The US Secretary of Commerce has said that the United States remains deeply concerned about a ruling by the EU Court of Justice last July that invalidated the EU and US Privacy Shield agreement that governs transatlantic data transfers.
Wilbur Ross said that the ruling in the so-called Schrems II case also has negative implications for the viability of using Standard Contractual Clauses, Binding Corporate Rules and other mechanisms for EU-US data transfers.
Addressing the US Ireland Economic Roundtable organised by Ireland Inc, he said the data transfer mechanisms underpin the $7.1 trillion transatlantic economic relationship.
Mr Ross said if EU and US companies continue to face legal burdens and uncertainty while transferring data across the Atlantic, the US and Europe will face what he described as 'severe economic consequences.'
He said last August a joint statement was released announcing discussions to evaluate the potential for an enhanced EU/US data transfer framework to comply with the court's ruling.
He added that last September the US Government released a white paper to assist organisations in assessing whether their EU/US data transfers offer appropriate protective devices in accordance with the Schrems II ruling.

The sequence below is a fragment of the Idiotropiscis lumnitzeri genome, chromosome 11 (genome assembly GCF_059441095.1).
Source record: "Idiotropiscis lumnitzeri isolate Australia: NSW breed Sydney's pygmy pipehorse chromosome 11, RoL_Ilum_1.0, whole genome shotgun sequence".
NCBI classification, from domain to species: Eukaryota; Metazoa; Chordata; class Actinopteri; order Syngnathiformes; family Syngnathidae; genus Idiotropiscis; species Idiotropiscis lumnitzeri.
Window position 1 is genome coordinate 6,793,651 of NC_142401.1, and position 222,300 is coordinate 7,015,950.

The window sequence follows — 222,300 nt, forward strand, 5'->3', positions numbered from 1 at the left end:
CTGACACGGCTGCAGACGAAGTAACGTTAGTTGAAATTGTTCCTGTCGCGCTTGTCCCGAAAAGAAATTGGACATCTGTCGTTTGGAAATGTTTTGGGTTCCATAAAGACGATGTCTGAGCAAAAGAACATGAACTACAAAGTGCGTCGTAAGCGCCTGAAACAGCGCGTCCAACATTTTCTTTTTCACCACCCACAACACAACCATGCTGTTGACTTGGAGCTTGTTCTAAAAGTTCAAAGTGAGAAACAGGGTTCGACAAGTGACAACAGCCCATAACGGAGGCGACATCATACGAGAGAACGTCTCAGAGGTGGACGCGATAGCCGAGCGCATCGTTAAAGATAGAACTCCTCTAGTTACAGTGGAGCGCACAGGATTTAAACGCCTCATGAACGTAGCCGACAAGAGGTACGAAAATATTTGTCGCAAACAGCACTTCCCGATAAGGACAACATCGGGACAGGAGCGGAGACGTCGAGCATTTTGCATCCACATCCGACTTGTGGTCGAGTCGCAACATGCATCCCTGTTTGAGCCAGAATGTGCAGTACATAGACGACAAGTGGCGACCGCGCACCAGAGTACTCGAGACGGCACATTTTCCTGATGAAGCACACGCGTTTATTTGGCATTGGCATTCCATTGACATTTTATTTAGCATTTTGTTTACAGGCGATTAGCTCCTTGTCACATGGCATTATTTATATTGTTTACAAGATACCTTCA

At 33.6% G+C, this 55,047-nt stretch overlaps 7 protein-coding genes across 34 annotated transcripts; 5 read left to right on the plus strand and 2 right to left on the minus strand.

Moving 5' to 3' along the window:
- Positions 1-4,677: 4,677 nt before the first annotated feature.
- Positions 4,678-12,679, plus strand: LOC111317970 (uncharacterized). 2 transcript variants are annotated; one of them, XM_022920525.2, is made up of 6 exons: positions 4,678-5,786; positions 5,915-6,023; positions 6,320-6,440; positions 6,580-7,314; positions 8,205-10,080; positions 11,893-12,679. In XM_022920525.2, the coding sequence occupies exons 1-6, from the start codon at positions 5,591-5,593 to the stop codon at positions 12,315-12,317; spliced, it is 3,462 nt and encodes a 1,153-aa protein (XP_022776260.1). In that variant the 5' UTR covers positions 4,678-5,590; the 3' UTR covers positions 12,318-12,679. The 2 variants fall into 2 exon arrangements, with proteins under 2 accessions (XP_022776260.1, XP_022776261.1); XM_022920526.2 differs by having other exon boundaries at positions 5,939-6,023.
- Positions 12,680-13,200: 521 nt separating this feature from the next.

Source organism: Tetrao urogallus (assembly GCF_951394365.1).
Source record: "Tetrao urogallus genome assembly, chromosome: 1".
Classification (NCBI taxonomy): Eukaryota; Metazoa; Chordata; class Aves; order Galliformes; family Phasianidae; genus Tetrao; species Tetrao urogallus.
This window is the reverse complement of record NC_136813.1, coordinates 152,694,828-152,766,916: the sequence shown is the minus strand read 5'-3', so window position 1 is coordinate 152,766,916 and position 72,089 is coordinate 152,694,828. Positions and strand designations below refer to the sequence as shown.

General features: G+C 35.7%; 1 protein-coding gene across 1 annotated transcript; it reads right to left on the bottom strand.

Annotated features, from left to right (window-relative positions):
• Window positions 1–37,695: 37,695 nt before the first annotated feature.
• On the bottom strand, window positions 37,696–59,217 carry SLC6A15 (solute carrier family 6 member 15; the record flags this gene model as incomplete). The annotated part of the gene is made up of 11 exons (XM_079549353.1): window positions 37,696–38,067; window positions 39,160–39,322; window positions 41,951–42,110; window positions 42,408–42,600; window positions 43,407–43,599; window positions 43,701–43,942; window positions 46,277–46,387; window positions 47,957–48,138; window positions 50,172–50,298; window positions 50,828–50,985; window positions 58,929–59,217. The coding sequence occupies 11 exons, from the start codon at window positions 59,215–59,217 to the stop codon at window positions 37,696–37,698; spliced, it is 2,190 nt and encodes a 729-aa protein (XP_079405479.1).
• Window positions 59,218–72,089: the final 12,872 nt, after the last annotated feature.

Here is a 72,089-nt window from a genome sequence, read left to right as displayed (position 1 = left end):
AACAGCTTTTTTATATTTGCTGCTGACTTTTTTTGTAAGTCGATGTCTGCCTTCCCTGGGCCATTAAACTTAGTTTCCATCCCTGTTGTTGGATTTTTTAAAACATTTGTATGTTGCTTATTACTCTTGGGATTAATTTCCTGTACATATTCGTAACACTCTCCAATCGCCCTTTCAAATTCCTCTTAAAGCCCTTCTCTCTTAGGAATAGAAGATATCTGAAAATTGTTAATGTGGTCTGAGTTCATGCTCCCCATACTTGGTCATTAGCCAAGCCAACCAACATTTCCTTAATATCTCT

Mr Ross said that the Trump administration remains committed to and is actively working with EU partners to address the uncertainty created by the Schrems II ruling and to find an enduring solution that entails continuity for transatlantic data flows and strong privacy protections.
The Commerce Secretary said his department will continue to make resources available to Ireland's businesses and Government.
He said deepening bilateral and economic ties is essential to economic recovery for both nations.
Last July, the European Court of Justice struck down the Privacy Shield agreement as it found it did not sufficiently protect the data of European citizens when it is in the US.
The court, however, ruled that so-called Standard Contractual Clauses (SCCs) continue to be valid, as long as there are "effective mechanisms that make it possible... to ensure compliance with the level of protection required by EU law".
But Facebook has since been told by the Irish Data Protection Commission (DPC) that it has reached a draft preliminary decision that SCCs cannot in practice be used for such transfers because such protections are not in place.
The social network subsequently launched a High Court action against the DPC, seeking to have the draft decision quashed.
Facebook is claiming it has significant concerns about its ability to deliver its services to its 400 million European users as a result of the regulator's decision.
- additional reporting Will Goodbody